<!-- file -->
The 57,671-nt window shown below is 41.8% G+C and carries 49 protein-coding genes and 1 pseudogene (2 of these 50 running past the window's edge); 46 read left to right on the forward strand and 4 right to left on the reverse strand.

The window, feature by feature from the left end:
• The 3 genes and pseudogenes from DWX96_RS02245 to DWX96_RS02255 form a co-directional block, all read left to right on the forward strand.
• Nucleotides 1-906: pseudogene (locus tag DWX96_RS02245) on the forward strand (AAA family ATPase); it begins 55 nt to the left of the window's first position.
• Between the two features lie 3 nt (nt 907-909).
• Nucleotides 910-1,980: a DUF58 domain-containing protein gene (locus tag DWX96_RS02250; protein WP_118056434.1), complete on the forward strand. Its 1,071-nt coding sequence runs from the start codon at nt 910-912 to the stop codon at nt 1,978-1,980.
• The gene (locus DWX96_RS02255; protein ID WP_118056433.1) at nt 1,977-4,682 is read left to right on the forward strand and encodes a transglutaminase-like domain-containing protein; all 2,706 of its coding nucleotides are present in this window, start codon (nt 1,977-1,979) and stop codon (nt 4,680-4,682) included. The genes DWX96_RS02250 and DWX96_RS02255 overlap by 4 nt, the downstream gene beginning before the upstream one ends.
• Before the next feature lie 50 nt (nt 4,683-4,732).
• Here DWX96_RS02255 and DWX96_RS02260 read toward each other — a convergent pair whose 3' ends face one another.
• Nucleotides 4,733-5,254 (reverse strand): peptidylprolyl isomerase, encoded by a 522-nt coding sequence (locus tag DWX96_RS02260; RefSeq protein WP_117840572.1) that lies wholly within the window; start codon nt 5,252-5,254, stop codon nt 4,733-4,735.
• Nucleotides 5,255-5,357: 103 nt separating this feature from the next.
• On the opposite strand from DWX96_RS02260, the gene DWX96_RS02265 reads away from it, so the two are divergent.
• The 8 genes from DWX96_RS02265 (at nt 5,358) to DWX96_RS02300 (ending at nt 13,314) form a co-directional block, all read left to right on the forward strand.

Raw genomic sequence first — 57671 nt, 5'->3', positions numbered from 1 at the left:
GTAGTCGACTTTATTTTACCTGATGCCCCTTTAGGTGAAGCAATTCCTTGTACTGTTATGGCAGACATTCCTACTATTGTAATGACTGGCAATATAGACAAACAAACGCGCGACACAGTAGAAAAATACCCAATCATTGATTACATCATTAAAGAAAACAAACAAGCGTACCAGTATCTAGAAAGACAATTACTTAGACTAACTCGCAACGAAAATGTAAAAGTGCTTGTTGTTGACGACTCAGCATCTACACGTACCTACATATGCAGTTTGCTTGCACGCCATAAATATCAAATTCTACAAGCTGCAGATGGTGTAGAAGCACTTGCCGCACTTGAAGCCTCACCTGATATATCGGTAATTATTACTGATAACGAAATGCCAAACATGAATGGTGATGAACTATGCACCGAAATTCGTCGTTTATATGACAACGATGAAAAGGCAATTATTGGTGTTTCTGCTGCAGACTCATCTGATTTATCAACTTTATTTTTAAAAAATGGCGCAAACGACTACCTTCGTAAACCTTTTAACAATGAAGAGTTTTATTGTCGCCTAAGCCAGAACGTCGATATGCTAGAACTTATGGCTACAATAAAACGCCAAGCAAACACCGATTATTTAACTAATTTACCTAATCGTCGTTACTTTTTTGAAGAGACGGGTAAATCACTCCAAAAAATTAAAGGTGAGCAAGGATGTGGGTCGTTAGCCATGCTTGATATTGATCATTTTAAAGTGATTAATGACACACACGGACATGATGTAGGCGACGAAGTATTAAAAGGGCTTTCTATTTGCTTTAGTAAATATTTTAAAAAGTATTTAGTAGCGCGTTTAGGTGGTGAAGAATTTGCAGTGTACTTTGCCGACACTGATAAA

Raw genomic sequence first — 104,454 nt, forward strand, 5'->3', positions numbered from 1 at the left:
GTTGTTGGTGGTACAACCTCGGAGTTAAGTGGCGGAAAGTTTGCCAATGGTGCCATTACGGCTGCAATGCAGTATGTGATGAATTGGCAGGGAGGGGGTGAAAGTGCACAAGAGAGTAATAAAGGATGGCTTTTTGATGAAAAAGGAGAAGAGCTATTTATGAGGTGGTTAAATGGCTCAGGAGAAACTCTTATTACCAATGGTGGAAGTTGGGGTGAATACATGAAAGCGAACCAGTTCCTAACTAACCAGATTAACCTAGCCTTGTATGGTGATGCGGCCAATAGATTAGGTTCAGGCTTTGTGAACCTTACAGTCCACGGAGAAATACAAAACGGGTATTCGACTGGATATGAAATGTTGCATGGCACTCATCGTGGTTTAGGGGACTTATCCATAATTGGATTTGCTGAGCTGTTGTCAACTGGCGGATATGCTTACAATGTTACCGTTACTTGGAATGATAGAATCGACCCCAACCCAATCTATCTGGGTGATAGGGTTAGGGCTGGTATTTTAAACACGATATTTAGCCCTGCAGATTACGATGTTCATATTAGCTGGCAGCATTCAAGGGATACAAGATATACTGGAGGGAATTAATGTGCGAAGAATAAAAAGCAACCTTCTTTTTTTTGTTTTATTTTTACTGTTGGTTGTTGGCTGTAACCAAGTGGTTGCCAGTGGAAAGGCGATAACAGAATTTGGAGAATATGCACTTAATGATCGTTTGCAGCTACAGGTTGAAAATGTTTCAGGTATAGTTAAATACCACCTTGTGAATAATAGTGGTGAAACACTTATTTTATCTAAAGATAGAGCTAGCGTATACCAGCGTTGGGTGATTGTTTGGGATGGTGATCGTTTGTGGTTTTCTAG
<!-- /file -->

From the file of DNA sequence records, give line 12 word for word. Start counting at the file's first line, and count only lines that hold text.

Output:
• On the opposite strand from DWX96_RS02260, the gene DWX96_RS02265 reads away from it, so the two are divergent.